Monday, May 27, 2013

Memorial Day 2013, An Opportunity for Peace

Memorial Day is a reminder, a release and a reconciliation opportunity.  I first knew it as Decoration Day when my grandmother and other women would decorate the graves of veterans and other deceased persons, mostly relatives.  Three miles from the Dayton Veterans Administration Health Center and Hospital was my childhood home, which kept me aware of veterans and their graves.  Thousands of identical appearing headstones with perfect alignment serenely greeted passers-by.  My childhood sense of this burial ground was that a peaceful resting place awaited soldiers.  The quiet, organized beauty was a reminder.

Then I became a soldier, and a veteran.  Along the way, as a Cadet at West Point, I spent a week in Walter Reed Hospital (as a patient for brain tests- I was "normal") in Washington, DC in the summer of 1966, among those wounded in Vietnam who had brain problems.  I remember how they were encased in body casts or bald from the head shaving associated with their brain surgery.  One man was shot by a sniper through the temple out the eyeball, leaving him blind in one eye.  He was happy to be alive, amazed at his "good fortune".

As a Family Medicine Resident, part of my training included learning dermatology in the Dayton VA.  I loved interacting with the veterans.  Their stories were enlightening and heartening.  Most of their stories didn't have a direct relationship to their skin condition, but a Family Physician- in training is still interested in the person first and their condition/diagnosis second.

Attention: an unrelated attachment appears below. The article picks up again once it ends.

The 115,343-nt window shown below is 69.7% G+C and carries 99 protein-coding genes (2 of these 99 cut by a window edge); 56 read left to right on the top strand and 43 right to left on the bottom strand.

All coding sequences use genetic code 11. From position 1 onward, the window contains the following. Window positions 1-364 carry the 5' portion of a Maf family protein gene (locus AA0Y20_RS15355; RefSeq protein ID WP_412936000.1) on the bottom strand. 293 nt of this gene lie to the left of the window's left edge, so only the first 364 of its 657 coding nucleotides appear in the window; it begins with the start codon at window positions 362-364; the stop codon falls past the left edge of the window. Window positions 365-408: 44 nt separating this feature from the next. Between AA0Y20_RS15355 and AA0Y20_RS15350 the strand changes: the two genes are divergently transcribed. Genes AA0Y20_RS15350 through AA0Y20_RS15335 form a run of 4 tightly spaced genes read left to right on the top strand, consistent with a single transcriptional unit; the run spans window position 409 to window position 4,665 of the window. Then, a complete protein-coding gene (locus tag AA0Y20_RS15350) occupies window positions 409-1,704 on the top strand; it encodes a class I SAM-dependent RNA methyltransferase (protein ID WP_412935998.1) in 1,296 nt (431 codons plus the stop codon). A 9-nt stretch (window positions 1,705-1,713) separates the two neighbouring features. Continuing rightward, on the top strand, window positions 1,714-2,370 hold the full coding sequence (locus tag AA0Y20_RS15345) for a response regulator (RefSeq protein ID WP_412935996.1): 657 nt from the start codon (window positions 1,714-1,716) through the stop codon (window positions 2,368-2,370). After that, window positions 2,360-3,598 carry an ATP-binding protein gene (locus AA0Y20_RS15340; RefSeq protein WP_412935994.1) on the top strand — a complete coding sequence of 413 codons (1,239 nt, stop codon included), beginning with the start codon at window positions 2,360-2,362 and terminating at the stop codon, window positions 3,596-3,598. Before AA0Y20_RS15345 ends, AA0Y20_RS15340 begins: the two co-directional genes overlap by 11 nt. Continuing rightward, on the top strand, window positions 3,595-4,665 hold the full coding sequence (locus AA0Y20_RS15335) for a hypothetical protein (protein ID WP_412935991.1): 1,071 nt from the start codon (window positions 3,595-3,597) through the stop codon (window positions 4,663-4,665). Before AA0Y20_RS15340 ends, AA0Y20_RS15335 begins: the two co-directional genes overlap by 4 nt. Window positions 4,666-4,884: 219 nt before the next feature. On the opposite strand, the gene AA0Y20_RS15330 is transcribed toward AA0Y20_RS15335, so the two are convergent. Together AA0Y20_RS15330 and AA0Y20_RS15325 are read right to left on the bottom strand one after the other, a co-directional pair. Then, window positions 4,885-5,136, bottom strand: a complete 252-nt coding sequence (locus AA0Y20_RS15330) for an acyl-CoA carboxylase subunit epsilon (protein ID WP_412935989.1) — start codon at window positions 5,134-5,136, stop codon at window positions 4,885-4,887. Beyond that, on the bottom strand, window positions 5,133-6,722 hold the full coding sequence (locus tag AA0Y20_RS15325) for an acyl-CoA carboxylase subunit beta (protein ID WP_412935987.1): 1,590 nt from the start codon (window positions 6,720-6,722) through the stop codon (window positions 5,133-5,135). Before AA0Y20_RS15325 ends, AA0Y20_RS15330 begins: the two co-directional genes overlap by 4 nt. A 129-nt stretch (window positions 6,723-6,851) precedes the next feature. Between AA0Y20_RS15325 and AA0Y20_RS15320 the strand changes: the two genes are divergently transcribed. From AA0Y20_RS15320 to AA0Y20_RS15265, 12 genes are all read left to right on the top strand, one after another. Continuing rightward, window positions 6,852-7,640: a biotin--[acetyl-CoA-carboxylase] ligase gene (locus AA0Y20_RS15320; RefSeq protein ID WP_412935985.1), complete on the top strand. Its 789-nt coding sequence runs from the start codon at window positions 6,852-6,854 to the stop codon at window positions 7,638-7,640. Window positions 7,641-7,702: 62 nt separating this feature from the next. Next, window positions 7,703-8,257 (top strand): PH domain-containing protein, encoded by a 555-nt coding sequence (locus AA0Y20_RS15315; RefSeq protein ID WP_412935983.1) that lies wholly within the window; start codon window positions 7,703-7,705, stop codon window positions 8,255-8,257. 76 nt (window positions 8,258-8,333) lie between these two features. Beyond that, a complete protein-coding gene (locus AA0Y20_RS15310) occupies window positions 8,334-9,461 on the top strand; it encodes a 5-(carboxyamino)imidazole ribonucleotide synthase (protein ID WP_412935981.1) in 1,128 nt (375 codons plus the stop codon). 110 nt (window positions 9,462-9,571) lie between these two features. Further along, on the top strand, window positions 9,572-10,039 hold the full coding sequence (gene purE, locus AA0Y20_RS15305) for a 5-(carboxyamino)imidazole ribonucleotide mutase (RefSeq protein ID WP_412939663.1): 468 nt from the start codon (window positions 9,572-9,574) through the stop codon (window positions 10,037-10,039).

As a West Point graduate (1968) I recently read in a book titled West Point that one of the unwritten missions is "To put old souls into young bodies".  At some level, the ghosts of The Long Gray Line wanted us to understand the meaning of what we were experiencing in our education and training.

The heart of a soldier evolves in its understanding through teaching and experience.  Friendship and human connection are two more of the inputs.  A spiritual anchor and cultural insights add to the heart's development.  At the end, when the soldier's heart hears, "Well Done", it accepts the honor, even as the soldier's brain is embarrassed with feelings of unworthiness, since "we're just doing our job, and pleased to be able to serve".  This paradox between heart and brain seeks to be reconciled over the years or in the hereafter.  The reconciliation seems to be unpredictable.  The "old souls" may have something to do with that.

Fast forward to today at a playground near Carrboro, NC with the grandchildren.  "Thank you for your service, Sir," I heard from a mother near the swingset. (She must have noticed the hat I wore with the word ARMY on the front) "Thank you", I replied quietly with a sense of relief.  She had touched my heart with her appreciation and part of me was relieved that I could recognize and appreciate it.  A touch of sadness followed as I had a vision of "The Wall" in Washington, DC and thoughts of Vietnam and "The Wall" again. The sadness was balanced by something and weighted with meaning.  Thank you, God, for providing the balance and meaning.

The fifty thousand plus names on "The Wall" speak to us all about life, love, war and death.  And Peace.  A peaceful presence helps us to reconcile the losses with the part of our heart that hopes for a lasting peace, beyond human understanding.  Thank you, God, for that peace.

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